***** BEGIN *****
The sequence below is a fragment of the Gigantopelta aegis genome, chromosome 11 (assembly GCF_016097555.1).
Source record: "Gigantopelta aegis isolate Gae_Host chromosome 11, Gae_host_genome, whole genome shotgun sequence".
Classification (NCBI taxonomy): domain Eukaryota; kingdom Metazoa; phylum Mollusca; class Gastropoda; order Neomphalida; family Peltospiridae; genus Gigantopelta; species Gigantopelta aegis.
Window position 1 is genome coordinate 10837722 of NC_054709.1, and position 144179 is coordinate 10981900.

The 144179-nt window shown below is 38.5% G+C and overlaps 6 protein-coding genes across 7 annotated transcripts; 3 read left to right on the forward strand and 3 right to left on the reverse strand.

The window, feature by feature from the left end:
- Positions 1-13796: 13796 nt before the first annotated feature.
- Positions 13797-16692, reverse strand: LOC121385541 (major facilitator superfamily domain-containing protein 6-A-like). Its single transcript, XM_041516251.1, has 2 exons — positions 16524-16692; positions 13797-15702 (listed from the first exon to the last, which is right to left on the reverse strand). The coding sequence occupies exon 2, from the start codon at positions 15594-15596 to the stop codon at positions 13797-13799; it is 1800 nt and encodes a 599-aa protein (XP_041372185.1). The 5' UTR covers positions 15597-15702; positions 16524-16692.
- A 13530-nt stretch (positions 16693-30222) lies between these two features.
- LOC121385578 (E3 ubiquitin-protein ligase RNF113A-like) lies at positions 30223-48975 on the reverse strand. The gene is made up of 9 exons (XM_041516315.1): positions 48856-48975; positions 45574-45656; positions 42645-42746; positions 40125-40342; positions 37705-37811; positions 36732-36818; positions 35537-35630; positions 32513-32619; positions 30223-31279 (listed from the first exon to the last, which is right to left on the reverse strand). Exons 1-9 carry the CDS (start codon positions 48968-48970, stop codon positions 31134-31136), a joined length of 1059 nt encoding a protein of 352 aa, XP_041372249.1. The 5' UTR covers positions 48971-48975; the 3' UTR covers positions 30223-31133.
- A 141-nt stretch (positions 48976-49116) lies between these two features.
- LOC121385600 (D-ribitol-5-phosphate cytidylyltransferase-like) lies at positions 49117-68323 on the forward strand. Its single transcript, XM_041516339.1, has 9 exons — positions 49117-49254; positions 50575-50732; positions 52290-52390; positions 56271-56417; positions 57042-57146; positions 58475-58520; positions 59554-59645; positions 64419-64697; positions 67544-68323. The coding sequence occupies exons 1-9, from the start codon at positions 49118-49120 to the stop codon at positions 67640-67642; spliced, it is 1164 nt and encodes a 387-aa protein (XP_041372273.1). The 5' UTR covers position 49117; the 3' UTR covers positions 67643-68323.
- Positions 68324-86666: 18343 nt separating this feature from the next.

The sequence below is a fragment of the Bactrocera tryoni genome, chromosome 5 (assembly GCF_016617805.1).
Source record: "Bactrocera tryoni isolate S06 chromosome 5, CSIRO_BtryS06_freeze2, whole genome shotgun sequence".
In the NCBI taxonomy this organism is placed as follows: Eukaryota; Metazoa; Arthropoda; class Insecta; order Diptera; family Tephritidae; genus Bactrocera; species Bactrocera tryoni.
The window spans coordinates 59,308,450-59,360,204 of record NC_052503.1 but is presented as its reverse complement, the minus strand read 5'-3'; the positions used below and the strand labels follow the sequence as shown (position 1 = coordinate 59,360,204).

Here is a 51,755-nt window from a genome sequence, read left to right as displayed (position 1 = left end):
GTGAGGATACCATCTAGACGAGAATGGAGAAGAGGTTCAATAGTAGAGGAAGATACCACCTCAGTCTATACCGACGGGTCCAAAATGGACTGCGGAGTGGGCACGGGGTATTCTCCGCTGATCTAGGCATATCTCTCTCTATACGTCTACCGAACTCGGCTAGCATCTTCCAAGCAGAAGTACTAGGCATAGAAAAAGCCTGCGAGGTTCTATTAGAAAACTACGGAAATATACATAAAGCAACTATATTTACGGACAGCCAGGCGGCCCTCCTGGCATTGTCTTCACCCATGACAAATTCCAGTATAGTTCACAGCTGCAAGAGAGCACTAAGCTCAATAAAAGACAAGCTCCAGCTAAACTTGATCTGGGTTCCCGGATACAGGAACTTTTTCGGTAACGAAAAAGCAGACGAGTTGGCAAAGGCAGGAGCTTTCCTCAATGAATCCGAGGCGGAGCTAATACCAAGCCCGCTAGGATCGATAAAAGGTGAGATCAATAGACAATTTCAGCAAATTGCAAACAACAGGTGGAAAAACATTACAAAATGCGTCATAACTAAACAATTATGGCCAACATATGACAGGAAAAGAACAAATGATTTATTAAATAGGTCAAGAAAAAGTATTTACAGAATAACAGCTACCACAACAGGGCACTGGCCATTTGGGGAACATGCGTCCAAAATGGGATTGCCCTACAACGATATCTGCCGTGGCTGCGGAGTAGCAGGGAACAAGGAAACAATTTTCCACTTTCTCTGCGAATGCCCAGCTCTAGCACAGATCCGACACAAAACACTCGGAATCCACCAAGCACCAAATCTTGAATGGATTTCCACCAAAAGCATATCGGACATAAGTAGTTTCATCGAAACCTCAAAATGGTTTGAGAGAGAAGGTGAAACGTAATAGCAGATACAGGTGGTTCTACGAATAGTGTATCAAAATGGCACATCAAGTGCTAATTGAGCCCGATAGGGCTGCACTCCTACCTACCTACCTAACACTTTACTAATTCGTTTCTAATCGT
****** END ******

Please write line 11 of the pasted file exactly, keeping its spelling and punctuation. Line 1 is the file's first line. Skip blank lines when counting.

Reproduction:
- A 141-nt stretch (positions 48976-49116) lies between these two features.